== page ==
Another big motivation for choosing a pull-based Raft protocol is that Kafka’s backbone log replication layer is already in the pull-based model, and hence allowed the reuse of more of the existing implementation.
The benefits come with a cost, though: The new leader needs to call a separate “begin epoch” API to notify the quorum. Whereas in the Raft model, this notification can be piggybacked with the leader push data API. In addition, to commit records from the majority of the quorum, the leader needs to wait for the next fetch request from the voters to advance its offsets. These are worthy tradeoffs to tackle the disruptive servers issue. Additionally, leveraging on the existing Kafka pull-based model for data replication (aka “not reinventing the wheel”) has saved thousands of lines of code.
To learn more about other details of the KRaft implementation design such as metadata snapshots and the state machine API built on top of the KRaft log, make sure to read the reference documents for KIP-500, KIP-595, and KIP-630.
Now we can talk about the new controller (we call it the Quorum Controller) design without Zookeeper dependency. The Quorum Controller is built on top of the KRaft protocol above. When starting up Kafka brokers within a cluster using the new model, a small subset of the total number of brokers get configured as a quorum. The brokers in the quorum follow the KRaft algorithm to elect a leader among themselves, which acts as the quorum’s controller.
The controller is responsible for taking new broker registrations, detecting broker failures, and taking all requests that would change cluster metadata. All of these operations can be pipelined and ordered by the time when their corresponding change events were appended to the metadata log. Other voters within the quorum actively replicate the metadata log so that newly appended records get committed.
Thus a state machine built on top of the cluster that represents the cluster’s current metadata snapshot can also be updated. Other brokers that are not configured as part of the quorum are the observers of the metadata log, only fetching the committed records from the quorum to update their own metadata caches. This way all local metadata snapshots are naturally versioned by the fetched log offset, and it’s easy to reason about metadata staleness and fix any potential divergences.
The Kafka cluster here can be as small as a single broker, which could also act as the controller. And when more brokers are added to that cluster, they will discover the controller and will register themselves with it. Then the controller can write their entries to the metadata log accordingly. The controller can also fence the newly added brokers from being accessed until they have completed moving assigned topic partitions and are ready to serve client requests. This incurs less risk of timeouts, for example, if the newly joined brokers are lagging behind.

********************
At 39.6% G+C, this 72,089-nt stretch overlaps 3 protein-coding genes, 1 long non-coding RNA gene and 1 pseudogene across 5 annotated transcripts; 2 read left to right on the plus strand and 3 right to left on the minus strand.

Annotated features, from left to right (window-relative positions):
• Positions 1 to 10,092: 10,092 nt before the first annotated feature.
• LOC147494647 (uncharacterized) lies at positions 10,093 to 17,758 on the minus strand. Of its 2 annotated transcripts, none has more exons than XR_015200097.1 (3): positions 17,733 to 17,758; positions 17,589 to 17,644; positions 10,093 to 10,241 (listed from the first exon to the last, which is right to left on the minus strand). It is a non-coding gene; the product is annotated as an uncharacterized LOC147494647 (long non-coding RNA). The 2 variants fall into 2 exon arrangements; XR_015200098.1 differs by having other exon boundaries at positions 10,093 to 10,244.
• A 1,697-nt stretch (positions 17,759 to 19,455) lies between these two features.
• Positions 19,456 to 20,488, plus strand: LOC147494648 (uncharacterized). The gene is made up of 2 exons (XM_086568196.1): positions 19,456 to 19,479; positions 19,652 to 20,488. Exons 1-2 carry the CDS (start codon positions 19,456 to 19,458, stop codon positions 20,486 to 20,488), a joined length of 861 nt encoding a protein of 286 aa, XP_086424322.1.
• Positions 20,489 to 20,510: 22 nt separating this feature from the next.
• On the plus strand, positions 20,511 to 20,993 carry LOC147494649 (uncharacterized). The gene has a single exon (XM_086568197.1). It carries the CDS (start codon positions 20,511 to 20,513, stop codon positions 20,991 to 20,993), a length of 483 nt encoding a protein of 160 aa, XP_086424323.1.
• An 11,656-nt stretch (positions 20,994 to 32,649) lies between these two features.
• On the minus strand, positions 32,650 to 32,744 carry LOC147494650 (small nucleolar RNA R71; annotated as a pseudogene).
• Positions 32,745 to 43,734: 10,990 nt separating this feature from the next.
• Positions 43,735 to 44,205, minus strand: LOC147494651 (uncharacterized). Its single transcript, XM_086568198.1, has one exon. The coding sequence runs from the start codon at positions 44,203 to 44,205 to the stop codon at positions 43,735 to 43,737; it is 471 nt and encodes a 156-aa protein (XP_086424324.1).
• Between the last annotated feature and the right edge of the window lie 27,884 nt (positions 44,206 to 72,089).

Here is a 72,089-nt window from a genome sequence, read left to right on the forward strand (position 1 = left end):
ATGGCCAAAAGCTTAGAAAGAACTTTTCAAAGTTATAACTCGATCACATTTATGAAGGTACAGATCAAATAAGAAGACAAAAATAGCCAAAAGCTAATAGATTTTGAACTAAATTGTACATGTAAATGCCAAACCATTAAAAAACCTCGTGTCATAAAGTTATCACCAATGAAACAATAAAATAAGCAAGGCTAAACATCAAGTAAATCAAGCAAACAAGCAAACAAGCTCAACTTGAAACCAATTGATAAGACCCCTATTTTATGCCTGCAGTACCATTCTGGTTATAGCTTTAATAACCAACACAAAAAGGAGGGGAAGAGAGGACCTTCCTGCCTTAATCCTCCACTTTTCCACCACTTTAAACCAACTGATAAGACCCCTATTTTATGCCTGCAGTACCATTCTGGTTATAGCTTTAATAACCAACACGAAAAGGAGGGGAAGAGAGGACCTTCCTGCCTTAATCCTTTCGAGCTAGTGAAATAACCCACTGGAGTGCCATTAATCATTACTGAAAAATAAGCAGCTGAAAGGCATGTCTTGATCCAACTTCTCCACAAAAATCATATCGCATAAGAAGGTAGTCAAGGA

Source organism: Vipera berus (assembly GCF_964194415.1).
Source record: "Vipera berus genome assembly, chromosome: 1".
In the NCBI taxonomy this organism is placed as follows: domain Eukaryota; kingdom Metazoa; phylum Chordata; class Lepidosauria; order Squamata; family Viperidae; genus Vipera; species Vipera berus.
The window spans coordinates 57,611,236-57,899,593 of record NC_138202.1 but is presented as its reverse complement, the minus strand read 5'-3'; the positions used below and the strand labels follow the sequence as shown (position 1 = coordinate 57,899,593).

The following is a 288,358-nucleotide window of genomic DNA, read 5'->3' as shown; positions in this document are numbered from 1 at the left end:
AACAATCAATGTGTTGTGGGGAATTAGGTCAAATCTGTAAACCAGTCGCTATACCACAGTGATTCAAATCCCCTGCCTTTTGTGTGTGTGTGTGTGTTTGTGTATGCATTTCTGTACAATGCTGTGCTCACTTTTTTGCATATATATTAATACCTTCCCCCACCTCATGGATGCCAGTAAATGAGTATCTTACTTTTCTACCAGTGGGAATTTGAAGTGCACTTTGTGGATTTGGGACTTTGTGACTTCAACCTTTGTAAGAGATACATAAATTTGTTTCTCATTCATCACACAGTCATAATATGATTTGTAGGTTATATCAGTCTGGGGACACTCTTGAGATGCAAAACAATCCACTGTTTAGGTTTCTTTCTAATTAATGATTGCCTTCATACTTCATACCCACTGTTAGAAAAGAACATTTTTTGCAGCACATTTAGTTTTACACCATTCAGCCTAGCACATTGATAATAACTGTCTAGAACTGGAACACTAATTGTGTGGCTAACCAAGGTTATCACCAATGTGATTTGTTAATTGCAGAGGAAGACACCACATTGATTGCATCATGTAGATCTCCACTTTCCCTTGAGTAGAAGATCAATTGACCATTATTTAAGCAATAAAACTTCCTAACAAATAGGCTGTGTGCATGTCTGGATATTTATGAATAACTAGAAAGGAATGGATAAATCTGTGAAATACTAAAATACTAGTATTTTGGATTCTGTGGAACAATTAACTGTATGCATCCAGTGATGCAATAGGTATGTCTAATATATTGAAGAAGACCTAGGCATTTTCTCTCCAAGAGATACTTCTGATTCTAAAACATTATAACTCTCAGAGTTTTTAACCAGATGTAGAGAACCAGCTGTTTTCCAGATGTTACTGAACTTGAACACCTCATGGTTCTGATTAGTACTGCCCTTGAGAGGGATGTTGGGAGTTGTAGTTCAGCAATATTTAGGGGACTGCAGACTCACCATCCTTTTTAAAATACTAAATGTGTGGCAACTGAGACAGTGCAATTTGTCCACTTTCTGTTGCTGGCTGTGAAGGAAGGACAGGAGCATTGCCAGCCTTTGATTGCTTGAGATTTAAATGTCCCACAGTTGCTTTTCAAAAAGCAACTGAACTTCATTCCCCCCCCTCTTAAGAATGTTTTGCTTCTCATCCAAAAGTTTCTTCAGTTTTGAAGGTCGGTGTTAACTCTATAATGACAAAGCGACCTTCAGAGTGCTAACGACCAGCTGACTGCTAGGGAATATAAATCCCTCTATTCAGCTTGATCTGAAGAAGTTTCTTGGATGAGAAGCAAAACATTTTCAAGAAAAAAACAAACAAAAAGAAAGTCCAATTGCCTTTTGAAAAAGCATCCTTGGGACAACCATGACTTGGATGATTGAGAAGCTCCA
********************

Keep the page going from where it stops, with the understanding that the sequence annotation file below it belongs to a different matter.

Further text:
Now let’s revisit the two scenarios discussed earlier—broker shutdowns and controller failover— and consider them in relation to the new quorum controller.
The quorum controller receives the liveness of all registered brokers with heartbeats. When an existing broker is shutting down, it can piggyback its intention within a heartbeat request and the controller can remove it from all of its partitions as usual, but also batch all of the partition movement events when appending them to the metadata log. (This largely reduces shutdown latencies as well.)
Similarly, for controller failover, one of the voters could take over as new leader and directly start committing data with a bumped epoch. This is because the elected new leader would already have replicated all of the committed records up to the new epoch and thus wouldn’t need any time to bootstrap from the metadata log.
To illustrate the benefits of the Quorum Controller, we did experiments comparing the old ZooKeeper-based controller with the new Quorum Controller. The experiment was done with two million topic partitions hosted on a single Kafka cluster. As you can see in the diagram below, for both controlled shutdown and uncontrolled failover, the latency was largely reduced with the Quorum Controller.
For more details, see our blog post Apache Kafka Made Simple: A First Glimpse of a Kafka Without ZooKeeper.
In conclusion, there are two key points you might take away from this post:
Guozhang Wang is a PMC member of Apache Kafka, and also a tech lead at Confluent leading the Kafka Streams team. He received his Ph.D. from Cornell University where he worked on scaling data-driven applications. Prior to Confluent, Guozhang was a senior software engineer at LinkedIn, developing and maintaining its backbone streaming infrastructure on Apache Kafka and Apache Samza.